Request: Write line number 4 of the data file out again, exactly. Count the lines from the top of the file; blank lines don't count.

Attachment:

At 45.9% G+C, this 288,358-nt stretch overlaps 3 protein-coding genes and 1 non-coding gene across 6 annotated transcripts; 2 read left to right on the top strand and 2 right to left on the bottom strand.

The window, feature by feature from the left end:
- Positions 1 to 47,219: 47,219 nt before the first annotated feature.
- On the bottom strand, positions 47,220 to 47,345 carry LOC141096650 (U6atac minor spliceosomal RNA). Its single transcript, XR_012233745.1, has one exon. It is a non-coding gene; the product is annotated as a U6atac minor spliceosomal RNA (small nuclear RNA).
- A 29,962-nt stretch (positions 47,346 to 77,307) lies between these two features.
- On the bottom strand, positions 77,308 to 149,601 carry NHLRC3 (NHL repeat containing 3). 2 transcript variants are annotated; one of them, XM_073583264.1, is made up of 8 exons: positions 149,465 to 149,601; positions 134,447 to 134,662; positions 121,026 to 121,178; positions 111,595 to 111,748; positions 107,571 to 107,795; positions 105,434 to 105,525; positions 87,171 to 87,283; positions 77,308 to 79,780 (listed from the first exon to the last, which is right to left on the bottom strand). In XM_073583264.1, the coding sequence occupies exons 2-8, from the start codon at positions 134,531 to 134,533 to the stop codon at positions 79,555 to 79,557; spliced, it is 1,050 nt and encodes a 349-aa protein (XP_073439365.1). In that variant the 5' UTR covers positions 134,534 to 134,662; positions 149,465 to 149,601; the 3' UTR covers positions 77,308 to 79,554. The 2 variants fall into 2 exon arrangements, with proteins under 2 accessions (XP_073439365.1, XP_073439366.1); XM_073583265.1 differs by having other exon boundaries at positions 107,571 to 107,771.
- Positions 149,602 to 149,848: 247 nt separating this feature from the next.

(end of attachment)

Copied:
- On the bottom strand, positions 47,220 to 47,345 carry LOC141096650 (U6atac minor spliceosomal RNA). Its single transcript, XR_012233745.1, has one exon. It is a non-coding gene; the product is annotated as a U6atac minor spliceosomal RNA (small nuclear RNA).